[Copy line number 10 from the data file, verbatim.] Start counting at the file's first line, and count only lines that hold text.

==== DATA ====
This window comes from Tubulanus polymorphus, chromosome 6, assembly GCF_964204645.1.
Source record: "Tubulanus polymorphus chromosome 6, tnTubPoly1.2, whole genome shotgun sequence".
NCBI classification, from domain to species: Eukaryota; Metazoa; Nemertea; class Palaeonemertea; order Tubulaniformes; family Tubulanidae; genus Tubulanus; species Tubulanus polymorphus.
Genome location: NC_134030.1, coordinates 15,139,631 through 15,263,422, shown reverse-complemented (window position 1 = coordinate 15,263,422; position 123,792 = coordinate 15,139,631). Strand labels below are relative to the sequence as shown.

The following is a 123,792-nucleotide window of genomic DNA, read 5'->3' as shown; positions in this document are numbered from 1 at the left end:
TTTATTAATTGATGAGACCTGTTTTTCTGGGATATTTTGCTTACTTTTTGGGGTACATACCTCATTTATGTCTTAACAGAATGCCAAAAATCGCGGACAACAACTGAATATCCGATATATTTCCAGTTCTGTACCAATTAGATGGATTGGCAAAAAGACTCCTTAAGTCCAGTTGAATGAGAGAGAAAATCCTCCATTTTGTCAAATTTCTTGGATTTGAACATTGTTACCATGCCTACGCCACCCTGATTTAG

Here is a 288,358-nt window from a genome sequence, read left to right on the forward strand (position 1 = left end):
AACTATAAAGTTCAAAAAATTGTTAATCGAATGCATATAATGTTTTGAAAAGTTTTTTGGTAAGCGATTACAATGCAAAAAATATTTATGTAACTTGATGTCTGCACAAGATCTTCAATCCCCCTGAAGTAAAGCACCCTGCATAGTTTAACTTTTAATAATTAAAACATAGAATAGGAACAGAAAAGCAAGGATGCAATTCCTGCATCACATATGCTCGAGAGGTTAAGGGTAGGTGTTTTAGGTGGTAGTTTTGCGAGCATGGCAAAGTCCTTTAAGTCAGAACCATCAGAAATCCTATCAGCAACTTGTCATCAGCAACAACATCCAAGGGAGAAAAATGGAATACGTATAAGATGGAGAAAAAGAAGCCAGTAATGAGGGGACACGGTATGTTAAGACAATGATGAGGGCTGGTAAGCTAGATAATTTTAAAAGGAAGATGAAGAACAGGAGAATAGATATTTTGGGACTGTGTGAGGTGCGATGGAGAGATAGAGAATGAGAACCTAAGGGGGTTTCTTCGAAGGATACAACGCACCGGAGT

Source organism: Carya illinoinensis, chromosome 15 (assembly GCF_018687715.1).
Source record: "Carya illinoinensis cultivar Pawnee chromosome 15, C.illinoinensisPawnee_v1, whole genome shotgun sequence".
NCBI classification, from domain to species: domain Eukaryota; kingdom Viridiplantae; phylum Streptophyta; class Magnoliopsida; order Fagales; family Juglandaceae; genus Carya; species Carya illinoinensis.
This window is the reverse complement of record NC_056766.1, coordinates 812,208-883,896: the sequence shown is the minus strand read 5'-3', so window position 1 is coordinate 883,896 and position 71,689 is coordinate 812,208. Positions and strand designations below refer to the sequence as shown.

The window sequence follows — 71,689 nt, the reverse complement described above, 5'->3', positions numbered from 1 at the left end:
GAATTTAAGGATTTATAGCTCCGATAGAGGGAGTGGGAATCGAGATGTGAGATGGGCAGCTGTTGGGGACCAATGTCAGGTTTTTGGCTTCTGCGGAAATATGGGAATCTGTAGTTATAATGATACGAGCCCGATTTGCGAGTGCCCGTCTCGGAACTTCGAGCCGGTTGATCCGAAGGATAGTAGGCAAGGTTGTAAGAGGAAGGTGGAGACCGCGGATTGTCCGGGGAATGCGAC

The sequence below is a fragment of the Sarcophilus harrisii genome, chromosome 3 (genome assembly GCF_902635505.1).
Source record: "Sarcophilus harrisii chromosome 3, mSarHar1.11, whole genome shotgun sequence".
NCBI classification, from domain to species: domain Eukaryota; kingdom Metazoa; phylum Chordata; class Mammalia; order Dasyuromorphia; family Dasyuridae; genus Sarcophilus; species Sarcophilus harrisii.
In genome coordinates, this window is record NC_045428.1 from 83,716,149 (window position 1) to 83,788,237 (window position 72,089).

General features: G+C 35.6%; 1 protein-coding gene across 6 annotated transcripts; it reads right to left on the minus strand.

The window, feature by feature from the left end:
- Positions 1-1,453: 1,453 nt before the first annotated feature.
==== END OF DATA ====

Source record: "Carya illinoinensis cultivar Pawnee chromosome 15, C.illinoinensisPawnee_v1, whole genome shotgun sequence".